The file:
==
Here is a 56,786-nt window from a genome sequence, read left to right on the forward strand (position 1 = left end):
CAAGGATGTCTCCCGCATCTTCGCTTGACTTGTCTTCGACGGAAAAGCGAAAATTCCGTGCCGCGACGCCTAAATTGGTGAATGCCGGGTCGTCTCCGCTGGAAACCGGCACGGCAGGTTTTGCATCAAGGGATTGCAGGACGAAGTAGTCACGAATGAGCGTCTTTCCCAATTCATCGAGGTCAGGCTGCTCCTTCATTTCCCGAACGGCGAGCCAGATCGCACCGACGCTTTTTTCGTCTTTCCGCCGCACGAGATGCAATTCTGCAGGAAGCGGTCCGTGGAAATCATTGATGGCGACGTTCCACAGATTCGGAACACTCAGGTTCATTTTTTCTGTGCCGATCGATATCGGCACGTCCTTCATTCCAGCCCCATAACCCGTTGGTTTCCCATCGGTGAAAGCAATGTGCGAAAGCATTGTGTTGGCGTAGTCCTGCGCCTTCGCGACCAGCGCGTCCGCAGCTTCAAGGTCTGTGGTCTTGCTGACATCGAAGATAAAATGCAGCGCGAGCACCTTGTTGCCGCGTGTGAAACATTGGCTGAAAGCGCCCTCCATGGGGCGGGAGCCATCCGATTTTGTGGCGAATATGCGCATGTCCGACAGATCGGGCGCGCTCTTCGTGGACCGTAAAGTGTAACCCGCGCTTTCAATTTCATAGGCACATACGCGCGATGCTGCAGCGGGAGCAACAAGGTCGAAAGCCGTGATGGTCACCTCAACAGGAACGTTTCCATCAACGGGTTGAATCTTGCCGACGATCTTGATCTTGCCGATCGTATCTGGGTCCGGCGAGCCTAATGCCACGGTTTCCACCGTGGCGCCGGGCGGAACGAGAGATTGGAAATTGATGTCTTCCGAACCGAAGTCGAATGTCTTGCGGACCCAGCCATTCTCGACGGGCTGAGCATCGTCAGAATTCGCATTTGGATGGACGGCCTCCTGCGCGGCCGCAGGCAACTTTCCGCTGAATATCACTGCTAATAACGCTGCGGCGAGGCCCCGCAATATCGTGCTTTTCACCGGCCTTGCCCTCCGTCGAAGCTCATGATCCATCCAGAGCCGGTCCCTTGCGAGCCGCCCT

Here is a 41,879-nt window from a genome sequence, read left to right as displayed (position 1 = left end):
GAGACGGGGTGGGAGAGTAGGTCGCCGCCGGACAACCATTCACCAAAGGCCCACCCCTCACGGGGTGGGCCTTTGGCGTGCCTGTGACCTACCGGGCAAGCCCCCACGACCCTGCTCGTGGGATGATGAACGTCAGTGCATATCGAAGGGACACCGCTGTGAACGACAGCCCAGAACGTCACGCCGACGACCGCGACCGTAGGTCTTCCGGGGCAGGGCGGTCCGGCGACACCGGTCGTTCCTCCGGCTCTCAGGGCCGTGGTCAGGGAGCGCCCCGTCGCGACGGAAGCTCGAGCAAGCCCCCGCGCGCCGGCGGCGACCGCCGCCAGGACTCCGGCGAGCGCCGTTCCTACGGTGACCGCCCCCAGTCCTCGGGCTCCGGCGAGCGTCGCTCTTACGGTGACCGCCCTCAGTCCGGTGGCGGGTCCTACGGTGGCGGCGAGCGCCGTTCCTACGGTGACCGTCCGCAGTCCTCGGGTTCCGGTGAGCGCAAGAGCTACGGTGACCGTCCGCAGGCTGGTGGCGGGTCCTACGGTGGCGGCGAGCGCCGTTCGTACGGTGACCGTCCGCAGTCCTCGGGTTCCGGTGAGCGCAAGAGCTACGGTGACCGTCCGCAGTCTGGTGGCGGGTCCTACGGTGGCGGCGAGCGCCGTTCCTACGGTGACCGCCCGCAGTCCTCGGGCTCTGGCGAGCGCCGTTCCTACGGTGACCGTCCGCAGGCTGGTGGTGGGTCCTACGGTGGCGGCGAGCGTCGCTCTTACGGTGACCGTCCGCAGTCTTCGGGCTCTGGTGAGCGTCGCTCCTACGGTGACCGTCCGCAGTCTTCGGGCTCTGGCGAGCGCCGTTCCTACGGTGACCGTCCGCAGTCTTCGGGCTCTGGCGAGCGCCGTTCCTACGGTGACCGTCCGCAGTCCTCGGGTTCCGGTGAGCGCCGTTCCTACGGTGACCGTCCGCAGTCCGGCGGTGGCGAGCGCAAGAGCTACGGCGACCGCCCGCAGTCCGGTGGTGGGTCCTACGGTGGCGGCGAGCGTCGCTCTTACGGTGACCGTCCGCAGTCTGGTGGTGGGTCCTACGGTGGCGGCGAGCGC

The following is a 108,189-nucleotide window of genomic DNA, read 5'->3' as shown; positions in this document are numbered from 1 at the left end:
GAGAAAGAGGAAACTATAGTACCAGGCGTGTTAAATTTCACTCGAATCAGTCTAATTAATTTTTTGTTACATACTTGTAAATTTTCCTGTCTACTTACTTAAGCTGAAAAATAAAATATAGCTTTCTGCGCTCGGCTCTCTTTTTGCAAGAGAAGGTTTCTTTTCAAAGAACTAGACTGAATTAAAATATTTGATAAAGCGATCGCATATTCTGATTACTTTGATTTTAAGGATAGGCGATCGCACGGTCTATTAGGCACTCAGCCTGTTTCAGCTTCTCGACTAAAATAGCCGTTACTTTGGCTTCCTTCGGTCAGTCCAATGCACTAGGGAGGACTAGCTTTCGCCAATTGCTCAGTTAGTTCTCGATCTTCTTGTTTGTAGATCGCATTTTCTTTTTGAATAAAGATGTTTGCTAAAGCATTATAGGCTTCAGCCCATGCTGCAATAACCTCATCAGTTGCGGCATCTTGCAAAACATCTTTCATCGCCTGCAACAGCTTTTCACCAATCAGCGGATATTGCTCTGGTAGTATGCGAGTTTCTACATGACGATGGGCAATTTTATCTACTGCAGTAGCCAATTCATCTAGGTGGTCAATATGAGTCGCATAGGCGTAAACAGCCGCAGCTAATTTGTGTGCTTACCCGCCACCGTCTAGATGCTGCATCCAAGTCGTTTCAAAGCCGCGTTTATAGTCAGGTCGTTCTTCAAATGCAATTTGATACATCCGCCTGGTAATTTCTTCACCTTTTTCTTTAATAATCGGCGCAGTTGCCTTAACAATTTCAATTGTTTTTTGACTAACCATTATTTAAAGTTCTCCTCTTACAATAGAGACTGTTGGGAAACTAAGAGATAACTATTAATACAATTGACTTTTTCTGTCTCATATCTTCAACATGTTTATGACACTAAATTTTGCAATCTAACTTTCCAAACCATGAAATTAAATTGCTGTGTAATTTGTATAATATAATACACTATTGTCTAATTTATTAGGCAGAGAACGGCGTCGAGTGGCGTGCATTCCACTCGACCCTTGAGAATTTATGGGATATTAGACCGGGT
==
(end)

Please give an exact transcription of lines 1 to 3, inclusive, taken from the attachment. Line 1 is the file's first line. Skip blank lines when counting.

Here is a 56,786-nt window from a genome sequence, read left to right on the forward strand (position 1 = left end):
CAAGGATGTCTCCCGCATCTTCGCTTGACTTGTCTTCGACGGAAAAGCGAAAATTCCGTGCCGCGACGCCTAAATTGGTGAATGCCGGGTCGTCTCCGCTGGAAACCGGCACGGCAGGTTTTGCATCAAGGGATTGCAGGACGAAGTAGTCACGAATGAGCGTCTTTCCCAATTCATCGAGGTCAGGCTGCTCCTTCATTTCCCGAACGGCGAGCCAGATCGCACCGACGCTTTTTTCGTCTTTCCGCCGCACGAGATGCAATTCTGCAGGAAGCGGTCCGTGGAAATCATTGATGGCGACGTTCCACAGATTCGGAACACTCAGGTTCATTTTTTCTGTGCCGATCGATATCGGCACGTCCTTCATTCCAGCCCCATAACCCGTTGGTTTCCCATCGGTGAAAGCAATGTGCGAAAGCATTGTGTTGGCGTAGTCCTGCGCCTTCGCGACCAGCGCGTCCGCAGCTTCAAGGTCTGTGGTCTTGCTGACATCGAAGATAAAATGCAGCGCGAGCACCTTGTTGCCGCGTGTGAAACATTGGCTGAAAGCGCCCTCCATGGGGCGGGAGCCATCCGATTTTGTGGCGAATATGCGCATGTCCGACAGATCGGGCGCGCTCTTCGTGGACCGTAAAGTGTAACCCGCGCTTTCAATTTCATAGGCACATACGCGCGATGCTGCAGCGGGAGCAACAAGGTCGAAAGCCGTGATGGTCACCTCAACAGGAACGTTTCCATCAACGGGTTGAATCTTGCCGACGATCTTGATCTTGCCGATCGTATCTGGGTCCGGCGAGCCTAATGCCACGGTTTCCACCGTGGCGCCGGGCGGAACGAGAGATTGGAAATTGATGTCTTCCGAACCGAAGTCGAATGTCTTGCGGACCCAGCCATTCTCGACGGGCTGAGCATCGTCAGAATTCGCATTTGGATGGACGGCCTCCTGCGCGGCCGCAGGCAACTTTCCGCTGAATATCACTGCTAATAACGCTGCGGCGAGGCCCCGCAATATCGTGCTTTTCACCGGCCTTGCCCTCCGTCGAAGCTCATGATCCATCCAGAGCCGGTCCCTTGCGAGCCGCCCT

Here is a 41,879-nt window from a genome sequence, read left to right as displayed (position 1 = left end):